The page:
Inventor: A Teapot Tale
Product or model presentation is one of the most important factors when submitting a project to a customer or the public. It permits you to accurately portray and describe the model, while making it look appealing at the same time.
In this article I will introduce you to the process of making an appealing image out of the part/assembly, using Autodesk Inventor®. I’ll also teach you the tricks I learned while using Autodesk® 3ds Max®.
Let’s begin with the Autodesk Inventor renderer (Inventor Studio) and the basics of its usage. All the renderings will be explained using a simple, classic “teapot” part.
To start, we will use Global Lighting, which is the easiest way to make your object look nice and smooth and a tiny bit realistic. This is the most common way of rendering an object.
To render an image using Global Lighting go to Inventor Studio; click Render, and choose Global Lighting as your lighting style. Hit Render and wait until a full image is rendered.
You should get something similar to Figure 1 image (I always use the Millennium color scheme; therefore, my background is blue.)
Global Lighting is a lighting style that spreads out evenly throughout the scene. The scene is lit directly from top, making the objects cast shadows vertically down.
But this is not what we want to see. The object still looks flat with poor display of its shape and definition.
Here is where the first trick comes in handy—the “ground.” Your object is now placed on a basic surface, letting the light and shadows bounce off it, highlighting the definition of the object, as well as making it look more “down-to-earth”; it is no longer floating in an endless space. See Figure 2.
Figure 3 is a side-by-side comparison of the teapot floating in viewport, and placed on a surface. Note: the lighting style was not changed.
Unlike Global Lighting, a Local Light adds a more cozy feeling to your rendering. It is not evenly distributed light; rather, it concentrates on one spot, leaving everything else around it in darkness.
There are two types of Local Lighting—Omni Light (think of it as an uncovered light bulb) or a Spotlight (a more directional light).
For this example, I have arranged two Spotlights to aim at the teapot from two directions – front and back.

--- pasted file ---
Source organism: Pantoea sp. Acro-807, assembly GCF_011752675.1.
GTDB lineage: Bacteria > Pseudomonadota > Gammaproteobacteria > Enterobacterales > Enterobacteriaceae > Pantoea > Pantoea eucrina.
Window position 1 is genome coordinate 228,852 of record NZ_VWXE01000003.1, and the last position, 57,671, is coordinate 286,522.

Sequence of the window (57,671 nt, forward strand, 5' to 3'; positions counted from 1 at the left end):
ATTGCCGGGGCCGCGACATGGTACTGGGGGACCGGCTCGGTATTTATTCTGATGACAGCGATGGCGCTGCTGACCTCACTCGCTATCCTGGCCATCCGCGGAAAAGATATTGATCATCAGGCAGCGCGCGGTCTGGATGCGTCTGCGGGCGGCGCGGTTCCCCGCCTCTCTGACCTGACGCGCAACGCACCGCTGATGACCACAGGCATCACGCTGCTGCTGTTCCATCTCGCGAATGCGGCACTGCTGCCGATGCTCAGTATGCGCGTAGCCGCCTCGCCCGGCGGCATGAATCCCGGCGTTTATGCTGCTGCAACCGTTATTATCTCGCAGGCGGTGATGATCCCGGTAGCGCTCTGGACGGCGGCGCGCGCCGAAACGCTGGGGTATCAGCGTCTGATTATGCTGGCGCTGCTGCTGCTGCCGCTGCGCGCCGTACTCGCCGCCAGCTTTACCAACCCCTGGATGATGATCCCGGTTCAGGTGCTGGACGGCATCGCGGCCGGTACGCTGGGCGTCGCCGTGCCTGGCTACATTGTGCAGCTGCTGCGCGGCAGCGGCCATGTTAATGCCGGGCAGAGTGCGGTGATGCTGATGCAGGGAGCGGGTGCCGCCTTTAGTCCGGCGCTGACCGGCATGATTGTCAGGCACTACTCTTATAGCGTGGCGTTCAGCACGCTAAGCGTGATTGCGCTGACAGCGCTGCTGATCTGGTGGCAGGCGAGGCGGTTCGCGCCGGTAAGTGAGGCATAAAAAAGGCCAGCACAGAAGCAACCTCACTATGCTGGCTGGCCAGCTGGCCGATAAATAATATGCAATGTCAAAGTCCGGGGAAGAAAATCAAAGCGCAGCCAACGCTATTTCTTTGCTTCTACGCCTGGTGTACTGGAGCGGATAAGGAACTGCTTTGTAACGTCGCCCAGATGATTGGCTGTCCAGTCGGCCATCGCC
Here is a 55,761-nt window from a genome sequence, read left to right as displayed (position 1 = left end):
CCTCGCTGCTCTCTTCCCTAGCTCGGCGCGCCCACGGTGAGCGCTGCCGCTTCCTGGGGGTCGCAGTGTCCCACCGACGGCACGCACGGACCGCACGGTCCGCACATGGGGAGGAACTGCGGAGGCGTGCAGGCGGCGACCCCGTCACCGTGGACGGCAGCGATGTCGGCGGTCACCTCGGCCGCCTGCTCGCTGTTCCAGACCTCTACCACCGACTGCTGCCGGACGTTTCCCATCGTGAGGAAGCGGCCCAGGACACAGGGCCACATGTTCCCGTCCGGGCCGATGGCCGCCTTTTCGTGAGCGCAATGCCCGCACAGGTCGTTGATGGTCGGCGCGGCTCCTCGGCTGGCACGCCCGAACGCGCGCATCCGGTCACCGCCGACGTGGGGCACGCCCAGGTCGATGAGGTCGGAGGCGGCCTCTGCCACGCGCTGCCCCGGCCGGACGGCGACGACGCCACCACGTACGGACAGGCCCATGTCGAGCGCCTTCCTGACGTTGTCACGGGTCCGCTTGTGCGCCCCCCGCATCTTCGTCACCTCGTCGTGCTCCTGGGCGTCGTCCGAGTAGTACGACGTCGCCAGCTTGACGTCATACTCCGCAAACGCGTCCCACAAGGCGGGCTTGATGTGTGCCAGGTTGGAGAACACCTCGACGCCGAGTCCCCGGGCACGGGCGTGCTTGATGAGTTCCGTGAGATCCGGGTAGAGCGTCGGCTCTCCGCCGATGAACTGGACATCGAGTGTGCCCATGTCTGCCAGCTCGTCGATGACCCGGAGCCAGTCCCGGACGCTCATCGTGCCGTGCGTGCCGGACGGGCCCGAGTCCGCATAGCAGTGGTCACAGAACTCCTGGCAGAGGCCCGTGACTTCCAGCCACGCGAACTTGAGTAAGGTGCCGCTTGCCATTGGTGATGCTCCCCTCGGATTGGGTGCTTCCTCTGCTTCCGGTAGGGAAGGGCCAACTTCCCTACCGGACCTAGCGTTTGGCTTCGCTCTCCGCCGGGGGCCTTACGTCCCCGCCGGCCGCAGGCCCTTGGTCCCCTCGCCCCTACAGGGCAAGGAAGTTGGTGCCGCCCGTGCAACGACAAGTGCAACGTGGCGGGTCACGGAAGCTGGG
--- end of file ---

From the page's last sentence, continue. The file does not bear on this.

The settings for both of them are:
- Decay: None
- Hotspot: 5 degrees (the actual light)
- Falloff: 75 degrees
Don’t forget to turn on soft, high-quality shadows in the Shadows tab in the light properties window. This setup indicates that my two lights are mostly “falloffs” of the spot light, which should produce very soft shadows and nice gradients both on the scene and on the object. See Figure 4.
In the window that pops up when you click Render Scene for this setup, you must choose High Quality Antialiasing in the Output tab, otherwise the render will have a lot of artifacts.
Figure 5 shows the result.
Looks nice, doesn’t it? But this setup will require quite a bit of your time to be rendered, so be prepared.
This bit is quite straightforward. Add a Camera to your scene, point it at the object, move it where you want it. The fun part is the ability to choose the Zoom Angle and Depth of Field.
Cameras are very useful when you need to animate the view. For example, you can spin the camera around the object, as well as producing images of the same view multiple times (to show the workflow or procedure of modeling something at different stages, for instance).
Zoom Angle is basically the strength of perspective distortion. The standard setting should be around 45 degrees, but I personally prefer 35 degrees. You can try and get funky with this setting if you wish.
Last but not least, Depth of Field. If you were ever keen on photography, you will know what this means. It is basically the amount of view that is in focus. If you choose f-stop option, it gets easier. The lower the f-stop, the less is in focus. Refer to the settings in Figure 6.
The result (see Figure 7).
This creates a photo effect, simulating a large aperture lens. This further enhances the realistic effect.
Tip: the easiest way to change the position of the camera is to rotate the view to a position that is desired, right-click the camera in the scene and then select the Set Camera to View option.
Realistic Visual Style with Ray Tracing
The other way of producing an image in Autodesk Inventor 2013 is by using Realistic Visual Style with Ray Tracing. This will render the image directly in the viewport, allowing you to interact with the object as you go.
Realistic Visual Style can be turned on in the View tab. Don’t forget to turn on Ray Tracing as well, otherwise you will get a simulated view of the Realistic Visual Style, which is not
accurate at all.
Please note that some graphics cards are not supported. Thus, this feature might not be available.
Basically, this method of making an image is much simpler than the actual rendering in Inventor Studio, because you get a quick preview in Appearances Editor. That preview is the result you will get with the Realistic Visual Style and Ray Tracing. There are many preset material styles in the Appearances Editor that can be used, which are quite accurate replications of the actual material.